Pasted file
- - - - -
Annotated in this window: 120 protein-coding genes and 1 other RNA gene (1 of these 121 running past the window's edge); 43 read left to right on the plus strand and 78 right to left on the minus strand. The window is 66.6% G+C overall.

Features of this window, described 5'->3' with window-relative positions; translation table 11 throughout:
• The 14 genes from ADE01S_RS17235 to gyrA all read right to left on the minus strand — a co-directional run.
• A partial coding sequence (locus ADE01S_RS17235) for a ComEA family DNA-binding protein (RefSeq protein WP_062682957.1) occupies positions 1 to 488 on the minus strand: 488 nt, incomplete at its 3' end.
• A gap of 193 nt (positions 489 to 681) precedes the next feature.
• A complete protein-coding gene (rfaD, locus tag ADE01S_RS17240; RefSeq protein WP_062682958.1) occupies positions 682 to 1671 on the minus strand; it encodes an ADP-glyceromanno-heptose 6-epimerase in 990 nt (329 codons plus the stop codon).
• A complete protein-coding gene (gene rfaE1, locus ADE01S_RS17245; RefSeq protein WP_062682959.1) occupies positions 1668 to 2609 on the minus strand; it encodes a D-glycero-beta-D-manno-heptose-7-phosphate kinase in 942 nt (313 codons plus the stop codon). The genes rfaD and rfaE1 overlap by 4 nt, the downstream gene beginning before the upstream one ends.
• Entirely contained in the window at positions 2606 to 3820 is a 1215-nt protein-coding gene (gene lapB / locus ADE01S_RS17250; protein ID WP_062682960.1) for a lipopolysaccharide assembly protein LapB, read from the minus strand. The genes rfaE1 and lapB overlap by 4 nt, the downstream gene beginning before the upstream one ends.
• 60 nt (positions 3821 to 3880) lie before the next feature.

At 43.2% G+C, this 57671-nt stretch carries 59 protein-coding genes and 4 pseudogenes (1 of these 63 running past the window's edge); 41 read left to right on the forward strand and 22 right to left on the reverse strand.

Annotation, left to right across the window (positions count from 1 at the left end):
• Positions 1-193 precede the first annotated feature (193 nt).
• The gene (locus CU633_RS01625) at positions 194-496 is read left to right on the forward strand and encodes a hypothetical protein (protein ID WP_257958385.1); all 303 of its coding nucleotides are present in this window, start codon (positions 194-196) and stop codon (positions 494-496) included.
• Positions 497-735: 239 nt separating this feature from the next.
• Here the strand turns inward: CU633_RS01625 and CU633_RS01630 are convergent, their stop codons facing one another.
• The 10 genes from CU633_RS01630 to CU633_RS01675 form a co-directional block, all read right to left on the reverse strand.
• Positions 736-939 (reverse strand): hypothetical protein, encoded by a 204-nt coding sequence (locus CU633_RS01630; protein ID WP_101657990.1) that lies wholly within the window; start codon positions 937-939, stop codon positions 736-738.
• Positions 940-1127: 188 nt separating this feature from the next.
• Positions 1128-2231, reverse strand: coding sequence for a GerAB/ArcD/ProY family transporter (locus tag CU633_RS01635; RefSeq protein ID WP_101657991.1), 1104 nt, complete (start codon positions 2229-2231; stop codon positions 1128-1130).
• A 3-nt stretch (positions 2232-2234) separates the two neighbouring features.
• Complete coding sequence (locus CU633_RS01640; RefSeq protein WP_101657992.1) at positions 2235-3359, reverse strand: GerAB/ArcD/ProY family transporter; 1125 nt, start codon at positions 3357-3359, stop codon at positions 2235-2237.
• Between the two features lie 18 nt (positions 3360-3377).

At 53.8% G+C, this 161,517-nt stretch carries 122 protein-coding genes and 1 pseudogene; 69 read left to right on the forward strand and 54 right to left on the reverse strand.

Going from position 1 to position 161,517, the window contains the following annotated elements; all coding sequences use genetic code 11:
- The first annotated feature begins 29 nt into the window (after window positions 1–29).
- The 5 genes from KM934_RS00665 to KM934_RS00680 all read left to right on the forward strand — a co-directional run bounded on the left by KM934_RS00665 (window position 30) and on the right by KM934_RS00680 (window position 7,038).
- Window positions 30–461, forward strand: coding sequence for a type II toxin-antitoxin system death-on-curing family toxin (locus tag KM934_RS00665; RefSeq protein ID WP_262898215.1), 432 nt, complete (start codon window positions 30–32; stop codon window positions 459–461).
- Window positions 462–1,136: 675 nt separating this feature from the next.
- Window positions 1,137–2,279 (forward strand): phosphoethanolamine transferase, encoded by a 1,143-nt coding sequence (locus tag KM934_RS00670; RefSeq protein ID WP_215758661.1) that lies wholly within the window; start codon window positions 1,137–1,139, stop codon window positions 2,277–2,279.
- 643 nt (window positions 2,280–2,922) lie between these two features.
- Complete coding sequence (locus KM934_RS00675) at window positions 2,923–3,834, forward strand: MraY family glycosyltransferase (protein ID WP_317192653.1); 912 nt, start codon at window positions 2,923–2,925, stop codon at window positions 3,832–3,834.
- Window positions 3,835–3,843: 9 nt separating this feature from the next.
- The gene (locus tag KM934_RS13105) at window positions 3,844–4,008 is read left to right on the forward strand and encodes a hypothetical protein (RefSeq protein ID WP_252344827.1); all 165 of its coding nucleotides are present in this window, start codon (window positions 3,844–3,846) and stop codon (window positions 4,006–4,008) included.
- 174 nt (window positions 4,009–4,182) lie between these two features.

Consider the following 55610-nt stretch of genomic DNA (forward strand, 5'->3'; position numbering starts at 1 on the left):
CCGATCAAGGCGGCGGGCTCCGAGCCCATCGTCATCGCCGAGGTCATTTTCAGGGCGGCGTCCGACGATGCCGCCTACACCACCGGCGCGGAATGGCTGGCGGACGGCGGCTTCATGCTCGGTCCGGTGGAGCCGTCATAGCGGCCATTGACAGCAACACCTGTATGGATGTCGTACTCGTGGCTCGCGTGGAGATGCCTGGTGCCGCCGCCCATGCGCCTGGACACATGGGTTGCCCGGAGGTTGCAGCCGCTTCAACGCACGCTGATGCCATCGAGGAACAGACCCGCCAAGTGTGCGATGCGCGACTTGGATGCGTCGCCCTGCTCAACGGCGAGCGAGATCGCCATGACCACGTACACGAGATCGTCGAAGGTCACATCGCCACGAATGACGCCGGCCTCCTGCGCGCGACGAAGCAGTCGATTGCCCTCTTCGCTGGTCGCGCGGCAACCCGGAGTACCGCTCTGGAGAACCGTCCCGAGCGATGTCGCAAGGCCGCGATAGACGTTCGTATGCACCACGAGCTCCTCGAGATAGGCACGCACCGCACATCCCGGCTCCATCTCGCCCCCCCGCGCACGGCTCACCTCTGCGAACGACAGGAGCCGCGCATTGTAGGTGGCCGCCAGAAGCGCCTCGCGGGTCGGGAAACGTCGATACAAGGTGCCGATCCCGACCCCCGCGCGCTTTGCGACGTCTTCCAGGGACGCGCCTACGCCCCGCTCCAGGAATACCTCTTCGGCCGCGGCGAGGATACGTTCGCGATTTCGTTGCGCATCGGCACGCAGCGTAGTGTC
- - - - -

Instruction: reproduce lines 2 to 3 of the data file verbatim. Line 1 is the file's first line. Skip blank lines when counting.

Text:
Features of this window, described 5'->3' with window-relative positions; translation table 11 throughout:
• The 14 genes from ADE01S_RS17235 to gyrA all read right to left on the minus strand — a co-directional run.